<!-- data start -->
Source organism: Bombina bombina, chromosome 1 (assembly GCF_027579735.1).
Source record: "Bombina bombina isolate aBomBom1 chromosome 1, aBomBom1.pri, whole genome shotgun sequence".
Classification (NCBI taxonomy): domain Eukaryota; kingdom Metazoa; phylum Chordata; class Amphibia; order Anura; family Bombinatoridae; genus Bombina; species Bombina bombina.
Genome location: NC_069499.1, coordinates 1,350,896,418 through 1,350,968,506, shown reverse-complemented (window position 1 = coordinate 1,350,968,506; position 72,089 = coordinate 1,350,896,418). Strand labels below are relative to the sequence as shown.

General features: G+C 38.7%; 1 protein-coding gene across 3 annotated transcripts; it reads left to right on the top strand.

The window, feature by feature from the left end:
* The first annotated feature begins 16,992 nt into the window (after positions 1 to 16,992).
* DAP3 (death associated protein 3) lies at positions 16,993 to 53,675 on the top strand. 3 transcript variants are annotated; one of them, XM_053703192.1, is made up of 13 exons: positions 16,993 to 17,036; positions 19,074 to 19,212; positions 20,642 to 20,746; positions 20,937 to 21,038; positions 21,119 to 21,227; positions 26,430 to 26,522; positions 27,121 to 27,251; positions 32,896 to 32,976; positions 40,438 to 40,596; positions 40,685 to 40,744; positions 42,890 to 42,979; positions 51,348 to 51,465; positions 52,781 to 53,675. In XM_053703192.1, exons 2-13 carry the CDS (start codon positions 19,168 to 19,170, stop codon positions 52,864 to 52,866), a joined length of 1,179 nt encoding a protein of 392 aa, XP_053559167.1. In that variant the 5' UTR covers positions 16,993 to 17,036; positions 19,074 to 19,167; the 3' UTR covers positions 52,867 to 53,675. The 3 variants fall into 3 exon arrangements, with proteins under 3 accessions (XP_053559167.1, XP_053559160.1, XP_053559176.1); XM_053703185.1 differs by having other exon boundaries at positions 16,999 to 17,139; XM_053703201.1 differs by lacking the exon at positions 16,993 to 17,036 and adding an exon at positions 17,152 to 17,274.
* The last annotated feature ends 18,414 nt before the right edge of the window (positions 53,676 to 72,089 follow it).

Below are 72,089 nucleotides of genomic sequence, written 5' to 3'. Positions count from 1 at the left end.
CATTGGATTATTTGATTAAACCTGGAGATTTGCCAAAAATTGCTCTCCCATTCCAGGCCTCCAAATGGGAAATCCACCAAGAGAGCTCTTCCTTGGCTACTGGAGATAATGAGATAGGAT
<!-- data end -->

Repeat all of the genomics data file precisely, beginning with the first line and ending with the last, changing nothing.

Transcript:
Source organism: Bombina bombina, chromosome 1 (assembly GCF_027579735.1).
Source record: "Bombina bombina isolate aBomBom1 chromosome 1, aBomBom1.pri, whole genome shotgun sequence".
Classification (NCBI taxonomy): domain Eukaryota; kingdom Metazoa; phylum Chordata; class Amphibia; order Anura; family Bombinatoridae; genus Bombina; species Bombina bombina.
Genome location: NC_069499.1, coordinates 1,350,896,418 through 1,350,968,506, shown reverse-complemented (window position 1 = coordinate 1,350,968,506; position 72,089 = coordinate 1,350,896,418). Strand labels below are relative to the sequence as shown.

General features: G+C 38.7%; 1 protein-coding gene across 3 annotated transcripts; it reads left to right on the top strand.

The window, feature by feature from the left end:
* The first annotated feature begins 16,992 nt into the window (after positions 1 to 16,992).
* DAP3 (death associated protein 3) lies at positions 16,993 to 53,675 on the top strand. 3 transcript variants are annotated; one of them, XM_053703192.1, is made up of 13 exons: positions 16,993 to 17,036; positions 19,074 to 19,212; positions 20,642 to 20,746; positions 20,937 to 21,038; positions 21,119 to 21,227; positions 26,430 to 26,522; positions 27,121 to 27,251; positions 32,896 to 32,976; positions 40,438 to 40,596; positions 40,685 to 40,744; positions 42,890 to 42,979; positions 51,348 to 51,465; positions 52,781 to 53,675. In XM_053703192.1, exons 2-13 carry the CDS (start codon positions 19,168 to 19,170, stop codon positions 52,864 to 52,866), a joined length of 1,179 nt encoding a protein of 392 aa, XP_053559167.1. In that variant the 5' UTR covers positions 16,993 to 17,036; positions 19,074 to 19,167; the 3' UTR covers positions 52,867 to 53,675. The 3 variants fall into 3 exon arrangements, with proteins under 3 accessions (XP_053559167.1, XP_053559160.1, XP_053559176.1); XM_053703185.1 differs by having other exon boundaries at positions 16,999 to 17,139; XM_053703201.1 differs by lacking the exon at positions 16,993 to 17,036 and adding an exon at positions 17,152 to 17,274.
* The last annotated feature ends 18,414 nt before the right edge of the window (positions 53,676 to 72,089 follow it).

Below are 72,089 nucleotides of genomic sequence, written 5' to 3'. Positions count from 1 at the left end.
CATTGGATTATTTGATTAAACCTGGAGATTTGCCAAAAATTGCTCTCCCATTCCAGGCCTCCAAATGGGAAATCCACCAAGAGAGCTCTTCCTTGGCTACTGGAGATAATGAGATAGGAT